The full text on this page is automatically extracted from the file linked above and may contain errors and inconsistencies.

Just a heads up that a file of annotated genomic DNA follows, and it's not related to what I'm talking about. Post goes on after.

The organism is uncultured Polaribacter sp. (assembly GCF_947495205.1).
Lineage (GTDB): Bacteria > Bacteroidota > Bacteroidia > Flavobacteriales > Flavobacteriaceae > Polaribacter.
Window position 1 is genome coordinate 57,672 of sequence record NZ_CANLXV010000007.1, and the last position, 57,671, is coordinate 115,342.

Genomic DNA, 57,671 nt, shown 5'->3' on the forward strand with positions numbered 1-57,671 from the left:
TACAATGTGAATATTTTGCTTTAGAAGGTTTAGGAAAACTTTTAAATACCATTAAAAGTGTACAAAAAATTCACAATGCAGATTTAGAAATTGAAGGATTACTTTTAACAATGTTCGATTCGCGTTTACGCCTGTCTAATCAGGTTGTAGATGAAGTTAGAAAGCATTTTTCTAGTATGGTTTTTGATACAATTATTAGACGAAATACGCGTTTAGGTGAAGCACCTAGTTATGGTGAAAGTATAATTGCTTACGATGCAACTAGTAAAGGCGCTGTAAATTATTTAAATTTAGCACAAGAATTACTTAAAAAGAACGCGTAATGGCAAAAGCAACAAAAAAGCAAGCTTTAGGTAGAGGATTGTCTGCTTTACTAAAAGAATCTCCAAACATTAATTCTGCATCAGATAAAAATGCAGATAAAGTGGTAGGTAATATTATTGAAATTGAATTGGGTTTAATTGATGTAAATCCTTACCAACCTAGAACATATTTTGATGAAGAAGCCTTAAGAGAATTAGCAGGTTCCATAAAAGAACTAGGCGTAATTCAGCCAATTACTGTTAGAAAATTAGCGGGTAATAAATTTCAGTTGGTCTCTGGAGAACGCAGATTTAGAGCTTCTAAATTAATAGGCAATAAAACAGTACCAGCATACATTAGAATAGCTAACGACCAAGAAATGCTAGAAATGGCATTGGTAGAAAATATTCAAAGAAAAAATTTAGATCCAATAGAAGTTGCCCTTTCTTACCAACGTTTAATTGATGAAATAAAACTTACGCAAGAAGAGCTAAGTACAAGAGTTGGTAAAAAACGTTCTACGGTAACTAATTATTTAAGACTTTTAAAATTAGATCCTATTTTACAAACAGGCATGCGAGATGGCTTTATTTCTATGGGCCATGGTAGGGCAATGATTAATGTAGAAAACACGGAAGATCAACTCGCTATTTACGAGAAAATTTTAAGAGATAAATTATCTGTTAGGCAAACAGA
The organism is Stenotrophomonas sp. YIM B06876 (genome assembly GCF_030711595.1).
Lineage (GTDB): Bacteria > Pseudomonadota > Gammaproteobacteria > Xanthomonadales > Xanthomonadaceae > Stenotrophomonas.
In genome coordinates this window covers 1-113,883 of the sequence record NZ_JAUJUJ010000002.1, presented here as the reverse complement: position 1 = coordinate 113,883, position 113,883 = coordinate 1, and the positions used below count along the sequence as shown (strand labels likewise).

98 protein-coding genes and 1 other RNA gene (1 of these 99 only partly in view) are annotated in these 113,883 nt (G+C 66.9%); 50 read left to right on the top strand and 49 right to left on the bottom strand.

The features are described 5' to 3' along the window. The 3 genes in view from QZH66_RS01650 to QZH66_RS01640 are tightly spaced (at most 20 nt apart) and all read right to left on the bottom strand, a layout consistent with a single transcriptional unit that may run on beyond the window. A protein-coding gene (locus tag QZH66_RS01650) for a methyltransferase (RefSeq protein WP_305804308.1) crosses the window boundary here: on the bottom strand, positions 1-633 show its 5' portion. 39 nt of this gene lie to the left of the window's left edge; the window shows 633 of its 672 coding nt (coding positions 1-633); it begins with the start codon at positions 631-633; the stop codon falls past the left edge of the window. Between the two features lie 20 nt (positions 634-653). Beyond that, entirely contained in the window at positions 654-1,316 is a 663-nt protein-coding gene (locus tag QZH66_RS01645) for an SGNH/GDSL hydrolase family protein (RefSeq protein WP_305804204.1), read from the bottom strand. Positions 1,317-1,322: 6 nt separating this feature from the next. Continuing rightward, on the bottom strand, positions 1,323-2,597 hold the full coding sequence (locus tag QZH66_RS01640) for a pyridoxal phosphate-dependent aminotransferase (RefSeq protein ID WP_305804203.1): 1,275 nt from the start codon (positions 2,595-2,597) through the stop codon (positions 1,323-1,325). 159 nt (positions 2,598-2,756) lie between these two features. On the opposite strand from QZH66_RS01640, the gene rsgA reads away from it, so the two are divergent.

Federal reserve Bank of Dallas DALLAS, T E X A S 75222 C ir c u l a r No. 78-21 F e b r u a r y 23, 1978 INTERPRETATION OF REGULATION Y P re s u m p tio n of C o n tin u ed Control of T r a n s f e r r e d A ss e ts a n d A ctiv ities TO ALL MEMBER BANKS, BANK HOLDING COMPANIES, AND OTHERS CONCERNED IN THE ELEVENTH FEDERAL RESERVE DISTRICT: In F e b r u a r y 1977, the B oard of G o v e rn o rs of the F ederal R e s e rv e System p u b lis h e d for comment a p r o p o s e d am en d m en t to its R eg u lation Y th a t would h a v e codified c e r ta i n r u l i n g s made by the Board u n d e r Section 2(g) (3) of th e Bank Holding Company Act, a n d would a lso h a ve e s ta b lis h e d c e r ta in re g u la to r y p re s u m p tio n s re la tin g to the c o n tin u e d c o n tro l by b a n k hold in g com p a n ies of s h a r e s o r a s s e t s d iv e s te d by such c o m p a n ies. T h e B oard h a s now d e te rm in e d to w ith d ra w the p r o p o s e d am end m ent a n d to is s u e instead an in te rp r e ta tio n of Section 2(g) (3) of the A ct. T h e in te rp r e ta tio n is e n c lo se d . If you h a v e a n y q u e s tio n s r e g a r d i n g th is i n te r p r e ta t io n , p le a s e c o n ta ct o u r Holding Company S u p e r v is io n D epartm en t, Ext. 6182. Additional c o p ie s of th e in te rp r e ta tio n of Regulation Y will be fu r n i s h e d upon r e q u e s t to th e S e c r e t a r y 's Office of th is B an k , Ext. 6267. S in c e re ly y o u r s , R o b ert H . Boykin F ir s t Vice P r e s id e n t E n c lo su re Banks and others are encouraged to use the following incoming W A T S numbers in contacting this Bank: 1 -8 00 -492 -440 3 (intrastate) and 1-800 -527 -497 0 (interstate). For calls placed locally, please use 651 plus the extension referred to above. This publication was digitized and made available by the Federal Reserve Bank of Dallas' Historical Library (FedHistory@dal.frb.org) BOARD OF GOVERNORS OF THE FEDERAL RESERVE SYSTEM BANK HOLDING COMPANIES INTERPRETATION OF REGULATION Y SECTION 225.138 — PRESUMPTION OF CO N TIN U ED CONTROL U N D ER §2(g)(3) OF TH E BANK HO LD IN G COMPANY ACT Section 2(g) (3) of the Bank Holding Company Act (the “Act”) establishes a statutory presump tion that where certain specified relationships exist between a transferor and transferee of shares, the transferor (if it is a bank holding company, or a company that would be such but for the transfer) continues to own or control indirectly the trans ferred shares.1 This presumption arises by opera tion of law, as of the date of the transfer, without the need for any order or determination by the Board. Operation of the presumption may be terminated only by the issuance of a Board deter mination, after opportunity for hearing, “that the transferor is not in fact capable of controlling the transferee.”2 The purpose of section 2(g)(3) is to provide the Board an opportunity to assess the effectiveness of divestitures in certain situations in which there may be a risk that the divestiture will not result in the complete termination of a control relationship. By presuming control to continue as a matter of law, section 2(g) (3) operates to allow the effectiveness of the divestiture to be assessed before the divest ing company is permitted to act on the assumption that the divestiture is complete. Thus, for example, if a holding company divests its banking interests under circumstances where the presumption of continued control arises, the divesting company must continue to consider itself bound by the Act until an appropriate order is entered by the Board dispelling the presumption. Section 2(g) (3) does not establish a substantive rule that invalidates transfers to which it applies, and in a great many cases the Board has acted favorably on applica tions to have the presumption dispelled. It merely provides a procedural opportunity for Board con sideration of the effect of such transfers in advance of their being deemed effective. Whether or not the statutory presumption arises, the substantive test for assessing the effectiveness of a divestiture is the same — that is, the Board must be assured that all control relationships between the trans feror and the transferred property have been terminated and will not be reestablished.3 In the course of administering section 2(g) (3) the Board has had several occasions to consider the scope of that section. In addition, questions have been raised by and with the Board’s staff as to coverage of the section. Accordingly, the Board believes it would be useful to set forth the follow ing interpretations of section 2(g) (3): 1. The terms “transferor” and “transferee,” as used in section 2(g) (3), include parents and sub sidiaries of each. Thus, for example, where a trans feree is indebted to a subsidiary of the transferor,1 or where a specified interlocking relationship exists between the transferor or transferee and a subsidiary of the other (or between subsidiaries of each), the presumption arises. Similarly, if a parent of the transferee is indebted to a parent of the transferor, the presumption arises. The pre sumption of continued control also arises where an interlock or debt relationship is retained be tween the divesting company and the company being divested, since the divested company will be or may be viewed as a “subsidiary” of the transferee or group of transferees. ’The presumption arises where the transferee “is indebted to the transferor, or has one or more officers, directors, trustees, or beneficiaries in com mon with o r subject to control by the transferor.” "The Board has delegated to its G eneral Counsel the authority to issue such determinations. 12 C.F.R. §265.2 (b ) (1 ). 3It should be noted, however, that the Board will require termination of any interlocking management relationships between the divesting company and the transferee or the divested company as a precondition of finding that a divestiture is complete. Similarly, the retention of an economic interest in the divested company that would create an incentive for the divesting company to attempt to influence the management of the divested company will preclude a finding that the divestiture is complete. (See the Board’s O rder in the m atter of International Bank, 1977 Federal Reserve Bulletin 1106, 1113). ‘The indebtedness giving rise to the presumption is not limited to debt incurred in connection with the trans fer; it includes any debt running to the transferor or its subsidiaries. 2. The terms “officers,” “directors,” and “trust aggregate more than 5 percent of the shares of ees,” as used in section 2(g) (3), include persons the company being divested. performing functions normally associated with 3. Although section 2(g) (3) refers to transfers such positions (including general partners in a of “shares,” it is not, in the Board’s view, limited partnership and limited partners having a right to disposition of corporate stock. General or to participate in the management of the affairs of limited partnership interests, for example, are in the partnership) as well as persons holding such cluded within the term “shares.” Furthermore, the positions in an advisory or honorary capacity. The transfer of all or substantially all of the assets of presumption arises not only where the transferee a company, or the transfer of such a significant or transferred company has an officer, director, or volume of assets that the transfer may in effect trustee “in common with” the transferor, but constitute the disposition of a separate activity of where the transferee himself holds such a position the company, is deemed by the Board to involve with the transferor.3 a transfer of “shares” of that company. It should be noted that where a transfer takes the form of a pro-rata distribution, or “spinoff,” * * * * * of shares to a company’s shareholders, officers and directors of the transferor company are likely to Section 2(g) (3) provides that a Board deter receive a portion of such shares. The presumption mination that a transferor is not in fact capable of continued control would, of course, attach to of controlling a transferee shall be made after any shares transferred to officers and directors of opportunity for hearing. It has been the Board’s the divesting company, whether by “spinoff” or routine practice since 1966 to publish notice in outright sale. However, the presumption will be of the Federal Register of applications filed under legal significance — and will thus require an ap section 2(g) (3) and to offer interested parties an plication under section 2(g) (3) — only where the opportunity for a hearing. Virtually without ex total number of shares subject to the presumption ception no comments have been submitted on such exceeds one of the applicable thresholds in the applications by parties other than the applicant Act. For example, where officers and directors of and, with the exception of one case in which the a one-bank holding company receive in the aggre request was later withdrawn, no hearings have gate 25 percent or more of the stock of a bank been requested in such cases. Because the Board subsidiary being divested by the holding company, believes that the hearing provision in section the holding company would be presumed to con 2(g) (3) was intended as a protection for applicants tinue to control the “divested” bank. In such a who are seeking to have the presumption over case it would be necessary for the divesting com come by a Board order, a hearing would not be of pany to demonstrate that it no longer controls use where an application is to be granted. In light either the divested bank or the officer/director of the experience indicating that the publication of Federal Register notice of such applications has transferees. However, if officers and directors were to receive in the aggregate less than 25 percent of not served a useful purpose, the Board has decided the bank’s stock (and no other shares were subject to alter its procedures in such cases. In the future, to the presumption), section 2(g) (3) would not Federal Register notice of section 2(g) (3) applica tions will be published only in cases in which the have the legal effect of presuming continued con trol of the bank.6 In the case of a divestiture of Board’s General Counsel, acting under delegated nonbank shares, an application under section authority, has determined not to grant such an 2(g) (3) would be required whenever officers and application and has referred the matter to the Board for decision.’ directors of the divesting company received in the “It has been suggested that the words “in com mon with” in section 2 ( g ) ( 3 ) evidence an intent to make the presumption applicable only where the transferee is a company having an interlock with the transferor. Such an interpretation would, in the Board’s view, create an unwarranted gap in the coverage of section 2 ( g ) ( 3 ) . Furtherm ore, because the presumption clearly arises where the transferee is an individual who is indebted to the transferor such an interpretation would result in an illogical internal inconsistency in the statute. “O f course, the fact that section 2 ( g ) ( 3 ) would not operate to presume continued control would not necessarily mean that control h ad in fact been terminated if control could be exercised through other means. T t should be noted that in the event a third party should take exception to a Board order under section 2 ( g ) ( 3 ) finding that control has been terminated, any rights such party might have would not be prejudiced by the order. If such party brought facts to the Board’s attention indicating that control had not been terminated, the Board would have ample authority to revoke its order and take necessary remedial action. Orders issued under 2 (g ) (3 ) are published in the Federal Register and in the Federal Reserve Bulletin.